Gov. Mike Parson met with local leaders and law enforcement at the new Cape Girardeau County Courthouse in Jackson Thursday to discuss the growing problem of violent crime in Missouri.
Violent crime is not just a big city problem. Smaller towns and rural areas of the state are also seeing a spike in crime.
For evidence of that, one just needed to just look out a courthouse window to see protestors on the sidewalk once again demanding justice for Madison “Madi” Robinson, a 15-year-old Cape Girardeau girl who was shot to death on her front porch last August. A suspect had been arrested on the night of the murder but was released in November when a primary witness failed to testify.
“I think you’re seeing a spike everywhere,” Parson said. “When I first became sheriff, homicides in Polk County where I was from — you never did hear about that much. It was a pretty safe county. I worked 16 homicides before I got out of being sheriff.”
Twenty years ago, it was unusual to have a homicide in Cape Girardeau, Parson continued. “But today, I think we’re all concerned that it can happen in any of our communities. We have got to make sure people feel safe.”
If nothing is done about violent crime, it will just get worse, Parson added.
To deal with the problem, the governor announced a special session of the legislature that began this past Monday.
“I want to be clear that violent crime isn’t just a St. Louis or Kansas City problem,” Parson said. “It is a Missouri problem, and we cannot wait until next session to address it. It must be addressed now, which is why we are having this special session.”
The special session will focus on amending state statutes related to violent crime. Specifically, six different provisions will be considered:
• Police and public safety employee residency requirements for St. Louis — The proposal to be considered would eliminate the residency requirement for St. Louis law enforcement so long as the officer lives within an hour of the city. This proposal would also prohibit requiring any public safety employee for the city of St. Louis to be a resident of the City.
This would help address a shortage of officers. “Since I have been governor, in the St. Louis region, they have been short 150-200 officers,” Parson said.
• Juvenile certification — This proposal requires the court to determine if a juvenile should be certified for trial as an adult for the offense of unlawful use of a weapon and armed criminal action.
• Witness statement admissibility — This proposal would allow certain statements to be admissible in court that would otherwise not be allowed under current statute. Sometimes something causes witnesses to be intimidated so they won’t appear in court; this would allow their statements to be used as evidence.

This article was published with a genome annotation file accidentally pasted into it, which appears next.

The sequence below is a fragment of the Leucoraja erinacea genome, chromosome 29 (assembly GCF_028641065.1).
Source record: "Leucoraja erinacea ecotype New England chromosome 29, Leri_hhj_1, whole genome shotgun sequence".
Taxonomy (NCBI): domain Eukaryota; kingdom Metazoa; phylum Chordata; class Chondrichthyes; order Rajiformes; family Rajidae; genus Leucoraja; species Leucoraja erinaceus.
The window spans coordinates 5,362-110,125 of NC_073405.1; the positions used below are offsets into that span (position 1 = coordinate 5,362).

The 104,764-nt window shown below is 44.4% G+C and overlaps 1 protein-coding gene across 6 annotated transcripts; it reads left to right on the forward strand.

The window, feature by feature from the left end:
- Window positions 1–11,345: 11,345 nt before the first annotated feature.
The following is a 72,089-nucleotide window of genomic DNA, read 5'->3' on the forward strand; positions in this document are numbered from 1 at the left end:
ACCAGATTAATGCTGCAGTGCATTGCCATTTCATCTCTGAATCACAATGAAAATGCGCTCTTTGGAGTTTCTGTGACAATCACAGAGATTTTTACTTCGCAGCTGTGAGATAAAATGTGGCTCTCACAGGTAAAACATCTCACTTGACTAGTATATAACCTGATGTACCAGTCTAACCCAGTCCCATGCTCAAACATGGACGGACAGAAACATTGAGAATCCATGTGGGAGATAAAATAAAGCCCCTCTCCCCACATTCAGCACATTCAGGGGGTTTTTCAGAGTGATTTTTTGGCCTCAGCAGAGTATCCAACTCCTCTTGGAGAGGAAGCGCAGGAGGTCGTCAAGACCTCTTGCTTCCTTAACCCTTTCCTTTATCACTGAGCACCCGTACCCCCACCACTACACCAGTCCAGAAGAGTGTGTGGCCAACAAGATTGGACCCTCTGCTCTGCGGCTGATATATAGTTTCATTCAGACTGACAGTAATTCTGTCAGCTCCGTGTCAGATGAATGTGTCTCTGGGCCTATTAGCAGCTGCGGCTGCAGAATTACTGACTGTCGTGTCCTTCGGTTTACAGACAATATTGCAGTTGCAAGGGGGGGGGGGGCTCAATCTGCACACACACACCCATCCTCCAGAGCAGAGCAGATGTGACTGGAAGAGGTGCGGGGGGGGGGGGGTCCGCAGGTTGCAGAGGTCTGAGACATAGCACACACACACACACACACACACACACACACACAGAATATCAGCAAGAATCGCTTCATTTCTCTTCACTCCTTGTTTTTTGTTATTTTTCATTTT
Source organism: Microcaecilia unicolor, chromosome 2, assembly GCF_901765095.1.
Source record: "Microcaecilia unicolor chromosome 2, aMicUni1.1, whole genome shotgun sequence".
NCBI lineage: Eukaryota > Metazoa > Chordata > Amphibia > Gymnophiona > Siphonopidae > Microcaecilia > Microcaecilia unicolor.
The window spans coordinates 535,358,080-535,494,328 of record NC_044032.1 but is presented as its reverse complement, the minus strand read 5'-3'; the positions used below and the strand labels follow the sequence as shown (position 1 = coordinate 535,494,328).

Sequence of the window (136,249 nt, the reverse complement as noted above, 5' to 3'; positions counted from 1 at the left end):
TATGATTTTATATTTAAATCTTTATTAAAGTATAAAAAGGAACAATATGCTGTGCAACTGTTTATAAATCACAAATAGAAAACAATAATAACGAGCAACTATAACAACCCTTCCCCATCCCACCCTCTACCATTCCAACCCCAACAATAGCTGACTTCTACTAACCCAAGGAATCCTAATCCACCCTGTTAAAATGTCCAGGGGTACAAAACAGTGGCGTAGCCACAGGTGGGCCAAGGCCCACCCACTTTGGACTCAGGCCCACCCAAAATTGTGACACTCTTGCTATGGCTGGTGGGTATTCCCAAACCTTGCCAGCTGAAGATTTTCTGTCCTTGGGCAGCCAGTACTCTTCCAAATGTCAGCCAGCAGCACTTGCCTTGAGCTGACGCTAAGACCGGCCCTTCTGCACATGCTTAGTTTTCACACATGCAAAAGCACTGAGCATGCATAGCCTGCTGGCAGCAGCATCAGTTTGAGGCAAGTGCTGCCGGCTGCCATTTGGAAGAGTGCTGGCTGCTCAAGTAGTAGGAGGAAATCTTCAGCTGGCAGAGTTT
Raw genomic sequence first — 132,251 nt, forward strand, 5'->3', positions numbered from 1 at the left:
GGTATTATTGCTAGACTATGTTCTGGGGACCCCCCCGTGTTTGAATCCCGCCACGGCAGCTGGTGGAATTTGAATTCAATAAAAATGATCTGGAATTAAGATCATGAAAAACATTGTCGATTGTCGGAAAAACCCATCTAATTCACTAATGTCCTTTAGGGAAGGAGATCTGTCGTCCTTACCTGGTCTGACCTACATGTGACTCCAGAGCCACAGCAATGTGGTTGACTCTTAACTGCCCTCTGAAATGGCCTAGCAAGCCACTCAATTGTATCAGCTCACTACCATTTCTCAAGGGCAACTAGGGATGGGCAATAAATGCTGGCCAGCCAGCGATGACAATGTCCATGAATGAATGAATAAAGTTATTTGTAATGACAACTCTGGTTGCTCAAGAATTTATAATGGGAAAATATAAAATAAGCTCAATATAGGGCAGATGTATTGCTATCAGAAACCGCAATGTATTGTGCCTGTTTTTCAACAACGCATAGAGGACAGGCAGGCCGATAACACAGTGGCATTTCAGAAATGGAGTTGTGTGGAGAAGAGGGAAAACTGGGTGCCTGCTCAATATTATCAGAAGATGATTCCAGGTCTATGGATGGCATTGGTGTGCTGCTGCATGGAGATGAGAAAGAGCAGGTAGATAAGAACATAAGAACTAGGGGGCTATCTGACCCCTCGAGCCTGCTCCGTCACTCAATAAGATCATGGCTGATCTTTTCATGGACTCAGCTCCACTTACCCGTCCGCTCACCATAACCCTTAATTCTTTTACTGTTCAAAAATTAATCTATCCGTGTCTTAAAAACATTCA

• Witness protection fund — This proposal creates the Pretrial Witness Protection Fund.
Witness protection is available on the federal level but has not been offered on the state level because of the cost. “We’re willing to put money behind this,” Parson said.
Cape Girardeau Mayor Bob Fox later told The Cash-Book Journal that this one point would make a big difference in prosecuting violent crimes in this area. Currently, witnesses of murders are often afraid to testify.
• Endangering the Welfare of a Child — This proposal modifies the offense of endangering the welfare of a child for a person who encourages a child to engage in a weapons offense. In some areas, violent criminals are handing their weapons to young children to hold for them so they don’t get in trouble with it.
• Unlawful Transfer of Weapons — This proposal would increase penalty for a person who knowingly sells or delivers any firearm to a child less than 18 years without the consent of the child’s parent or guardian.
“As governor and a former law enforcement officer for more than 22 years, protecting our citizens and upholding the laws of our state are of utmost importance to my administration,” Parson said. “We know we have a serious problem with violent crime here in Missouri that must be addressed. Violent crime has been a problem in our state long before COVID-19, and we have seen it escalate even more in recent weeks, specifically in our big cities.”
Missouri has seen rapid increases in crime rates this year, primarily in urban areas. Kansas City recently reached 101 homicides for 2020 — a 35 percent increase from 2019. In St. Louis, there have been 130 homicides so far this year compared to 99 at the same time last year.
Homicides in St. Louis and Kansas City “account for about 62 percent of the homicides in the state,” Parson said. “That also means that 38 percent are out here in the rest of the state.”
From May to June alone, data from the St. Louis Metropolitan Police Department shows significant increases in reports of violent crime. In St. Louis County, aggravated assaults with a firearm are up 19 percent year-to-date.
“These are just the grim numbers, but the effects of violent crime across our state are best measured in lives — lives lost, futures cut short, and families hurting,” Parson said. “All of this is unacceptable. We are better than that in Missouri, and we must hold violent criminals accountable for their actions.
Parson said he welcomed federal law enforcement to help quell violence in Kansas City and would welcome any help we can get to fight violent crime anywhere in this state.
“If we are to change violent criminal acts across our state, we must work together,” Parson said. “We must do our jobs. We must support our law enforcement officers, and we must start prioritizing the prevention of violent crime.
“This special session is aimed directly at violent crime,” he said.
All of these proposals have been discussed by the legislature in the last legislative session, but that session was cut short because of the coronavirus.